This includes China, where we have over 1,000 people on the ground and provide a full range of services. R&D spending in China has remained strong throughout the global downturn, and our recent acquisition of Excel PharmaStudies and BioDuro provide a strong expertise in a high-growth Chinese drug development and discovery markets.

Next, government support for vaccines are strong, and we are well positioned. Our Vaccine and Biologic Center of Excellence in Wayne, Pennsylvania will strengthen our ability to capitalize on the expanding market for large molecule lab services.

And lastly, we are proactively expanding our non-traditional CRO services, including a wide range of opportunities with government entities, non profit organizations and academic institutions.

We will continue to align our business for long term growth and success fully integrating and building on our recent acquisitions in 2009.

In 2010 we will continue to make strategic investments to strengthen our business models, global footprint and capacity.

Along with optimizing our laboratory capabilities due to development of a Vaccine and Biologic Center of Excellence, we’re also building a call center in Sophia, Bulgaria to expand our pharmacovigilance and medical communication services.

We continue to implement initiatives to improve sales execution, streamline business processes and strengthening information systems and technology within our core business. We also believe that the compound partnering business will continue to grow and that the spin-off should facilitate that growth.

We are on schedule to spin-off this business by mid 2010. The spin-off will also eliminate the earnings dilution from a compound partnering business.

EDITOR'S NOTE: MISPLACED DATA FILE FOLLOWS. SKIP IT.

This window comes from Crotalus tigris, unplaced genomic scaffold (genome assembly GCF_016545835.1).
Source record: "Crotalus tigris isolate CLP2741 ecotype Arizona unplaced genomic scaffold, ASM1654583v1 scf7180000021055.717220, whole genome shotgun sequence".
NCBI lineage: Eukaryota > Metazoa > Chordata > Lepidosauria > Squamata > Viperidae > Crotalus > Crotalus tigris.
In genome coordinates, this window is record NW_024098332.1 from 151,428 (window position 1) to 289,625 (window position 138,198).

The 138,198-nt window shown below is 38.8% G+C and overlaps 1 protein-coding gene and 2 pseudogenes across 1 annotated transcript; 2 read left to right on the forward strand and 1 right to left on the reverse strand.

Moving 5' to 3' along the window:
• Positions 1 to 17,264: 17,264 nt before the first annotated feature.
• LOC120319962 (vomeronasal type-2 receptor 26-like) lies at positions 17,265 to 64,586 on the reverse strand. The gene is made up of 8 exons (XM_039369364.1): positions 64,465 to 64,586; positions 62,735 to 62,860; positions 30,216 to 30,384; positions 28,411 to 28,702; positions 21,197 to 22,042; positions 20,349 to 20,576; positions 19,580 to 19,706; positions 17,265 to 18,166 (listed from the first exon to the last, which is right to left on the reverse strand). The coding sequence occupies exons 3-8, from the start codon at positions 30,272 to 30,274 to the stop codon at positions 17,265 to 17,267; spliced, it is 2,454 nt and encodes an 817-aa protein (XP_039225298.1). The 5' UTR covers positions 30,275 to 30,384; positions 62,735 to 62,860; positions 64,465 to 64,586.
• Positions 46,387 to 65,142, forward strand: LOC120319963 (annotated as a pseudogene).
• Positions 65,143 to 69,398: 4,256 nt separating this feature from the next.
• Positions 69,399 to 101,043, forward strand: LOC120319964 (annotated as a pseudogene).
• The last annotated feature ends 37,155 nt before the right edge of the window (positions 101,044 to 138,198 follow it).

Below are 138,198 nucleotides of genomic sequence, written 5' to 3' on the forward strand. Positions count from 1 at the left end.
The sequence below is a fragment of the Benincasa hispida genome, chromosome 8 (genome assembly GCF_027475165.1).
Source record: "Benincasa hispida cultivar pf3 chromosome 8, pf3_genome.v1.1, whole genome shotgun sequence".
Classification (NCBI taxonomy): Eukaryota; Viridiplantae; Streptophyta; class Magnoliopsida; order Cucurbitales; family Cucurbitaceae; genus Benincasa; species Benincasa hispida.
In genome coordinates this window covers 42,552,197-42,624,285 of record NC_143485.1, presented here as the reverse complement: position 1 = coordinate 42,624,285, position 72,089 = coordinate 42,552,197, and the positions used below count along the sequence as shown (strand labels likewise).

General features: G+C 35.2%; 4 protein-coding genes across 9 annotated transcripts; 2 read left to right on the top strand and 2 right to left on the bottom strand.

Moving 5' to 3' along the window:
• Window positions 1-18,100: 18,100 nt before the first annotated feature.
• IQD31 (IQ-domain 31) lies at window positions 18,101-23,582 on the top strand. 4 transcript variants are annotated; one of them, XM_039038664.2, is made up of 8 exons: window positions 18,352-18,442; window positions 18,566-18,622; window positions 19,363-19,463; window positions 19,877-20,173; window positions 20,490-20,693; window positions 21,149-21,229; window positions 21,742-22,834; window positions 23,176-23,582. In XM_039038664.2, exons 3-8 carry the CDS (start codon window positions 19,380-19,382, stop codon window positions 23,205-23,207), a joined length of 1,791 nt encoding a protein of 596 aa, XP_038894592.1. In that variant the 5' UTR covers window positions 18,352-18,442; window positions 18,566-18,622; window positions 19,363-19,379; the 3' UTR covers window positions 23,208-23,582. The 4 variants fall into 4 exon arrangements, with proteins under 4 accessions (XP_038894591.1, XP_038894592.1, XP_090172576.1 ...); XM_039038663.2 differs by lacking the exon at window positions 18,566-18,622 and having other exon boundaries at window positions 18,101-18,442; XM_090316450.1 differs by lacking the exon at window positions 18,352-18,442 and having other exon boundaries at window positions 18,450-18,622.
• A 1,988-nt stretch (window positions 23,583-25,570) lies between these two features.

Robust growth will not occur overnight. But we are confident that PPD will regain its position as the bench mark for financial performance in our industry. We are confident with the moves we made in 2009, putting money and effort where our mouth is.

Our leadership team is engaged, fully focused, well coordinated and optimistic. Success will be based on leadership, financial discipline, customer needs, and dedicated well trained employees.

I will now turn the call over to our CFO, Dan Darazsdi to provide detail on our 2010 financial guidance.

Daniel G. Darazsdi

Thank you Dave and good morning. Net revenues for our development segment in 2010 is expected to grow by approximately 6%. We expect revenue growth to increase as we progress through the year due to strength in ENEA and Asia Pacific regions, fueled by investments in the emerging regions. In addition, our North America growth is soft in the first part of 2010 we expect that it will increase as the year progresses as well.

A percentage of forecasted revenue for the first half of 2010 already included in backlog of approximately 85%. While gross authorizations increased sequentially in the fourth quarter of 2009, cancellations and adjustments were higher than expected in the fourth quarter, due to three large project cancellations. Resulting in an average quarterly cancellation rate of 7% of ending backlog per quarter during 2009.

Our 2010 forecasted net revenue is based on an average quarterly cancellation rate of 6% of ending backlog per quarter. Which is better than 2009 but the high end of our typical range. We are forecasting average employment growth to be inline with our expected revenue growth in 2010.

Our projected development segment gross profit rates are expected to approximate our targeted 50% of revenue objective in 2010 while operating margin rates are expected to be below our 20% objective due to SG&A investment in our Phase II-IV business.